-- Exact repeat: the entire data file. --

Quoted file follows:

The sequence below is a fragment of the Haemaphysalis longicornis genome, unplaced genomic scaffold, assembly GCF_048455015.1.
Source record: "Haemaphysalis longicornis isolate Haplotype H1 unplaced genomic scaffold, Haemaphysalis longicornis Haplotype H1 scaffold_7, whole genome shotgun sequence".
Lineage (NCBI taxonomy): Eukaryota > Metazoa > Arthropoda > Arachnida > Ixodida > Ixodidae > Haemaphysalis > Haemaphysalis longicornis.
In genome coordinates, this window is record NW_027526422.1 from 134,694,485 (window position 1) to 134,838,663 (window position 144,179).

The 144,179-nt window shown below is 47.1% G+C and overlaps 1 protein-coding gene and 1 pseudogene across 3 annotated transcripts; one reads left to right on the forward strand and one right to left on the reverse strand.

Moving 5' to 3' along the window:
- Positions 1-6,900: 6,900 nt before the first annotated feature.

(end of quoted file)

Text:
The sequence below is a fragment of the Haemaphysalis longicornis genome, unplaced genomic scaffold, assembly GCF_048455015.1.
Source record: "Haemaphysalis longicornis isolate Haplotype H1 unplaced genomic scaffold, Haemaphysalis longicornis Haplotype H1 scaffold_7, whole genome shotgun sequence".
Lineage (NCBI taxonomy): Eukaryota > Metazoa > Arthropoda > Arachnida > Ixodida > Ixodidae > Haemaphysalis > Haemaphysalis longicornis.
In genome coordinates, this window is record NW_027526422.1 from 134,694,485 (window position 1) to 134,838,663 (window position 144,179).

The 144,179-nt window shown below is 47.1% G+C and overlaps 1 protein-coding gene and 1 pseudogene across 3 annotated transcripts; one reads left to right on the forward strand and one right to left on the reverse strand.

Moving 5' to 3' along the window:
- Positions 1-6,900: 6,900 nt before the first annotated feature.